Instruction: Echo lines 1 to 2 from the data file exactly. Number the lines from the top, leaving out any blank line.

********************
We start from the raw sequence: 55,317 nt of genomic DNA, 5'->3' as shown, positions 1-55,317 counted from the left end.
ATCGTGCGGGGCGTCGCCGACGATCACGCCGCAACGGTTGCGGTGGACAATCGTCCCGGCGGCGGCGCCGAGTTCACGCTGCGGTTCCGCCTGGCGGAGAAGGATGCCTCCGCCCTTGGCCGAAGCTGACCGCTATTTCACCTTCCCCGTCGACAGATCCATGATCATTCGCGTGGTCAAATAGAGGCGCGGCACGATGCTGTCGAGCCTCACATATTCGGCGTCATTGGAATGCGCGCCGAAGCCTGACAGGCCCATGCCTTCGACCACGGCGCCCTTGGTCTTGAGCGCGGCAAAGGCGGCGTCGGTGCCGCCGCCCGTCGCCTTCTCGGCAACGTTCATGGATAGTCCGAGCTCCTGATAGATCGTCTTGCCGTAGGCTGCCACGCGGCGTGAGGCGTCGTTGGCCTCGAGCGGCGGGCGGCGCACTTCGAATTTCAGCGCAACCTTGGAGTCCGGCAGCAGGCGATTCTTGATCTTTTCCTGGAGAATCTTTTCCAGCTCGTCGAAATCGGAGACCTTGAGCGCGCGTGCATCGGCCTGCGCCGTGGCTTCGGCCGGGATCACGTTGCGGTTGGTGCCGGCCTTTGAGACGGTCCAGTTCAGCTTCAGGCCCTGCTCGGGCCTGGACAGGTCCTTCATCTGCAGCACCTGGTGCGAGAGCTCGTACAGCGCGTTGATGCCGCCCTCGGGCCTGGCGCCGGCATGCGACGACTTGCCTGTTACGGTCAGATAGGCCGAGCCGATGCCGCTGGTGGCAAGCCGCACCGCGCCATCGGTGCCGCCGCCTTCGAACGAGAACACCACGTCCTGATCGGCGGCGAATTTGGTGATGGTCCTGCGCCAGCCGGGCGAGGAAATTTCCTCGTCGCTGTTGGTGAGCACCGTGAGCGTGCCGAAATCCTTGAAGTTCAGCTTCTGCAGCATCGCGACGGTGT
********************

We start from the raw sequence: 55,317 nt of genomic DNA, 5'->3' as shown, positions 1-55,317 counted from the left end.
ATCGTGCGGGGCGTCGCCGACGATCACGCCGCAACGGTTGCGGTGGACAATCGTCCCGGCGGCGGCGCCGAGTTCACGCTGCGGTTCCGCCTGGCGGAGAAGGATGCCTCCGCCCTTGGCCGAAGCTGACCGCTATTTCACCTTCCCCGTCGACAGATCCATGATCATTCGCGTGGTCAAATAGAGGCGCGGCACGATGCTGTCGAGCCTCACATATTCGGCGTCATTGGAATGCGCGCCGAAGCCTGACAGGCCCATGCCTTCGACCACGGCGCCCTTGGTCTTGAGCGCGGCAAAGGCGGCGTCGGTGCCGCCGCCCGTCGCCTTCTCGGCAACGTTCATGGATAGTCCGAGCTCCTGATAGATCGTCTTGCCGTAGGCTGCCACGCGGCGTGAGGCGTCGTTGGCCTCGAGCGGCGGGCGGCGCACTTCGAATTTCAGCGCAACCTTGGAGTCCGGCAGCAGGCGATTCTTGATCTTTTCCTGGAGAATCTTTTCCAGCTCGTCGAAATCGGAGACCTTGAGCGCGCGTGCATCGGCCTGCGCCGTGGCTTCGGCCGGGATCACGTTGCGGTTGGTGCCGGCCTTTGAGACGGTCCAGTTCAGCTTCAGGCCCTGCTCGGGCCTGGACAGGTCCTTCATCTGCAGCACCTGGTGCGAGAGCTCGTACAGCGCGTTGATGCCGCCCTCGGGCCTGGCGCCGGCATGCGACGACTTGCCTGTTACGGTCAGATAGGCCGAGCCGATGCCGCTGGTGGCAAGCCGCACCGCGCCATCGGTGCCGCCGCCTTCGAACGAGAACACCACGTCCTGATCGGCGGCGAATTTGGTGATGGTCCTGCGCCAGCCGGGCGAGGAAATTTCCTCGTCGCTGTTGGTGAGCACCGTGAGCGTGCCGAAATCCTTGAAGTTCAGCTTCTGCAGCATCGCGACGGTGT